Building activity remains subdued, with house price growth likely to follow suit.

The value of residential buildings completed (in real terms) for the period January to July 2011 fell by 7.4%, from the corresponding period in 2010. Residential con-tractors, as surveyed by the Bureau of Economic Research, suffered a fall in busi-ness confidence, to 20 index points in Q3:11, from 24 index points in Q2:11. Sur-vey respondents cited deteriorating business conditions, slower building activity, less demand for new building work and negative profitability as the culprits for this slide in confidence.
The South African economy’s growth momentum has slowed. Standard Bank believes that this trend will persist through H2:11, and has revised its estimates for GDP growth to 3.3% y/y (previously 3.8% y/y) for 2011 and 3.1% y/y (previously 3.4% y/y) for 2012.
The SARB has made similar downward revisions to their GDP growth forecast. In addition, the SARB has stated that the risks to the inflation outlook were “delicately balanced”, with exogenous factors seen as the primary drivers of inflation. The SARB has also stated that there was no evidence yet of second-round effects stemming from im-ported inflation. However, inflation is expected to marginally breach the upper end of the target range in Q4:11 and peak in Q1:12 before returning to within the target range in Q2:12.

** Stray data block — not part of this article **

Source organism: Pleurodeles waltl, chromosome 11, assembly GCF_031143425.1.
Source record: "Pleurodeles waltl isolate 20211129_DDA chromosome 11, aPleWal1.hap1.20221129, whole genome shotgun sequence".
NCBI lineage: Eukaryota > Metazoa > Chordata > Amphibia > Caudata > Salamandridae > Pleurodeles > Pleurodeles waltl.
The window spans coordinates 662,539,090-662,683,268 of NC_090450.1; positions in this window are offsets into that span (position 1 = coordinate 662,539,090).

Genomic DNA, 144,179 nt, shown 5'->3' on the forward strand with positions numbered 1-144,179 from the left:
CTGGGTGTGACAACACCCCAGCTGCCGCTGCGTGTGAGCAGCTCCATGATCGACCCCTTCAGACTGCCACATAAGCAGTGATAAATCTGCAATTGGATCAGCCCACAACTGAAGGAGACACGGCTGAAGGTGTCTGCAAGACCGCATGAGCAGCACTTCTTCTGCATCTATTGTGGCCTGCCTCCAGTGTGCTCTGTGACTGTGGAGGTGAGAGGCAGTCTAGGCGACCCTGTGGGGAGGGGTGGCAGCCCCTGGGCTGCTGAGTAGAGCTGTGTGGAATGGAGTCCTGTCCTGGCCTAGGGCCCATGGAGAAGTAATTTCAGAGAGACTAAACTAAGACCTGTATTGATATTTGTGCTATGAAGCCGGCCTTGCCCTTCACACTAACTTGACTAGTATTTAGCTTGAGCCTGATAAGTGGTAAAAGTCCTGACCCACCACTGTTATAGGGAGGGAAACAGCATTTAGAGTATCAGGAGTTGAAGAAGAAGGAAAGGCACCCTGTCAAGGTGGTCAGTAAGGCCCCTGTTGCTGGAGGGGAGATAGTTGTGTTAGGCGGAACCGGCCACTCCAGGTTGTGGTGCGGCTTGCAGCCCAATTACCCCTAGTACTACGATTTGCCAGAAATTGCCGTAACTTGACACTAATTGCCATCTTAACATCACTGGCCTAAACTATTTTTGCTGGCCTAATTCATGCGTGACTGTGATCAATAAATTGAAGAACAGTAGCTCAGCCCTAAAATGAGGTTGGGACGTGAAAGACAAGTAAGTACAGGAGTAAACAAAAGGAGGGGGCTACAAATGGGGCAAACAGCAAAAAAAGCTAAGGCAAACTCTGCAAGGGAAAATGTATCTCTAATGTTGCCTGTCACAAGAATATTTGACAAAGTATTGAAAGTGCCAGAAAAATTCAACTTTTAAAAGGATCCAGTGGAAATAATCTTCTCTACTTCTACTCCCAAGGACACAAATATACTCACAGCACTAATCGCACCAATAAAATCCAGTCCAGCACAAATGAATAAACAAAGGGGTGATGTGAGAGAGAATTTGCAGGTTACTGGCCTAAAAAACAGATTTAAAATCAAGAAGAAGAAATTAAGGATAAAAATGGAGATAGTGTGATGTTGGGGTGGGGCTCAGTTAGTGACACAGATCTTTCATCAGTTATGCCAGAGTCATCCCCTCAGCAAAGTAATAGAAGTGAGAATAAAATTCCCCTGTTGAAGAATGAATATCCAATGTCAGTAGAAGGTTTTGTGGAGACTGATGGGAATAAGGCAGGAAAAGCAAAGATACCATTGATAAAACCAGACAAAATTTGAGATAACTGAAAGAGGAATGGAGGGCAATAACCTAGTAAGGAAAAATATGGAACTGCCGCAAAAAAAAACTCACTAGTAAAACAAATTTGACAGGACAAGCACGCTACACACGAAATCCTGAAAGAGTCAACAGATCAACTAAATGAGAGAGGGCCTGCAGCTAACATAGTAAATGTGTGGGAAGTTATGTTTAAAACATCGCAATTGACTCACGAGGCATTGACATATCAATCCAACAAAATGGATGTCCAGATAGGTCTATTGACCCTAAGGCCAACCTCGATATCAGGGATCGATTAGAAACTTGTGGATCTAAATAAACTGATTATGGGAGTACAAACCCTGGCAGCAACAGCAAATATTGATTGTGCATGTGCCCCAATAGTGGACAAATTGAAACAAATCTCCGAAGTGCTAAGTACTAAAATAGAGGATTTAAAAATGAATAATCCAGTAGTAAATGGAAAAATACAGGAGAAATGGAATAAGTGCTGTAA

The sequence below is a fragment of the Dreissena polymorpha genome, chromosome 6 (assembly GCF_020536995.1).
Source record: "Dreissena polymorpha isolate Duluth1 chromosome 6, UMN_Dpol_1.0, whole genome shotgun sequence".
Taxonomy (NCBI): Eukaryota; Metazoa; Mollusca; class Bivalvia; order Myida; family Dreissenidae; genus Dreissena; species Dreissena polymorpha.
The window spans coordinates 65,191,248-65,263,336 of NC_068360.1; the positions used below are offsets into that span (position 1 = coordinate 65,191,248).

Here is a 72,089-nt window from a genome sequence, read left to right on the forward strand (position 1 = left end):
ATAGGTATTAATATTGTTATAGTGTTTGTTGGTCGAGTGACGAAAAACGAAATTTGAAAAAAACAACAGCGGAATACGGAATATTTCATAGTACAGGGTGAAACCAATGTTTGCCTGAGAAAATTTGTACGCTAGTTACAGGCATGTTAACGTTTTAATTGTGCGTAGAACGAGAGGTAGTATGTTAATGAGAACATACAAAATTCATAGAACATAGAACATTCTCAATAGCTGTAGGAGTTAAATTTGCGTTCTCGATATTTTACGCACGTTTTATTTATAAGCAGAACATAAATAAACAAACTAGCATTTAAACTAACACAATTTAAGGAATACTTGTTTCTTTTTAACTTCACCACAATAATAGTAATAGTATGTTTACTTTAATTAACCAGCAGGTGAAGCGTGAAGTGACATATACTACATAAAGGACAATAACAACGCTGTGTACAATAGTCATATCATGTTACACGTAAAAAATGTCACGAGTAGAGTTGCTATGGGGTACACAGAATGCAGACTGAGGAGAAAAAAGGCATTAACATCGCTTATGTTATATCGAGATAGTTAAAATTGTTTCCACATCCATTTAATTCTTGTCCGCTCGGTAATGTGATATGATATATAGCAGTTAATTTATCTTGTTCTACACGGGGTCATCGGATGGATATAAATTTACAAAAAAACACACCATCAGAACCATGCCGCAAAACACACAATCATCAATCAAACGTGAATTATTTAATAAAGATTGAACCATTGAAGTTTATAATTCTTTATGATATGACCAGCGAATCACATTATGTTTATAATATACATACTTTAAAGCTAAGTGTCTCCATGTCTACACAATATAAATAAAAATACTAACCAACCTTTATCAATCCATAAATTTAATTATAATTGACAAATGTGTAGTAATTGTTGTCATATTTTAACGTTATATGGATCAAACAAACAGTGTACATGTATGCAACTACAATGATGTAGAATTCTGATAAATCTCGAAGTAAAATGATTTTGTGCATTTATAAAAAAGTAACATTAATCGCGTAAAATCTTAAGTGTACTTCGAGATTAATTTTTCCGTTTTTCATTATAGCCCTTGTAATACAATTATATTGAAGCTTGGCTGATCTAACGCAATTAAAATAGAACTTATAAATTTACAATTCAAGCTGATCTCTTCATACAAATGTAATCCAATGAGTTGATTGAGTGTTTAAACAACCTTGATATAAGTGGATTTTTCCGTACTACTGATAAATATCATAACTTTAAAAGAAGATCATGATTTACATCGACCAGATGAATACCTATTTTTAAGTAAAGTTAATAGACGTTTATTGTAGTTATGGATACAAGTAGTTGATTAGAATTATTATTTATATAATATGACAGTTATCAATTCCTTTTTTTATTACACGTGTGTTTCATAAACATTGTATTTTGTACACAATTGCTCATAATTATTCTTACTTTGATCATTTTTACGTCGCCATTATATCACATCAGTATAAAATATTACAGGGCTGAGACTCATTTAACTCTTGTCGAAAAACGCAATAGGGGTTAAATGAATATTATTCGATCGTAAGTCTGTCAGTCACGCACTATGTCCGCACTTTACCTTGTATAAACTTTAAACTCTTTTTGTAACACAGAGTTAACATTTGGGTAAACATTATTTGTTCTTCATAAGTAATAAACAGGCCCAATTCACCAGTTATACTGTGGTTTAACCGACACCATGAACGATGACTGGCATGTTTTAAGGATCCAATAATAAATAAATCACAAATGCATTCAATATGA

An increasingly poor domestic economic growth outlook, coupled with the sharp fall in consumer confidence and an anticipated rise in inflation, paints an uninspiring outlook for consumer spending in H2:11. With household debt still high, and fuel, electricity and food costs on the rise, consumers face testing times. We forecast Standard Bank’s median house price growth to tread water in low single digits, in nominal terms, into 2012.

*Sibusiso Gumbi is from Standard Bank.

Housing market favours first-time buyers

Housing market favours first-time buyers - report

(I-Net Bridge) - Residential home prices fell slightly from last year, but purchase prices for first-time home buyers increased by 6%, according to a new report. The mixed numbers reflected changing demographics and increased demand for small properties.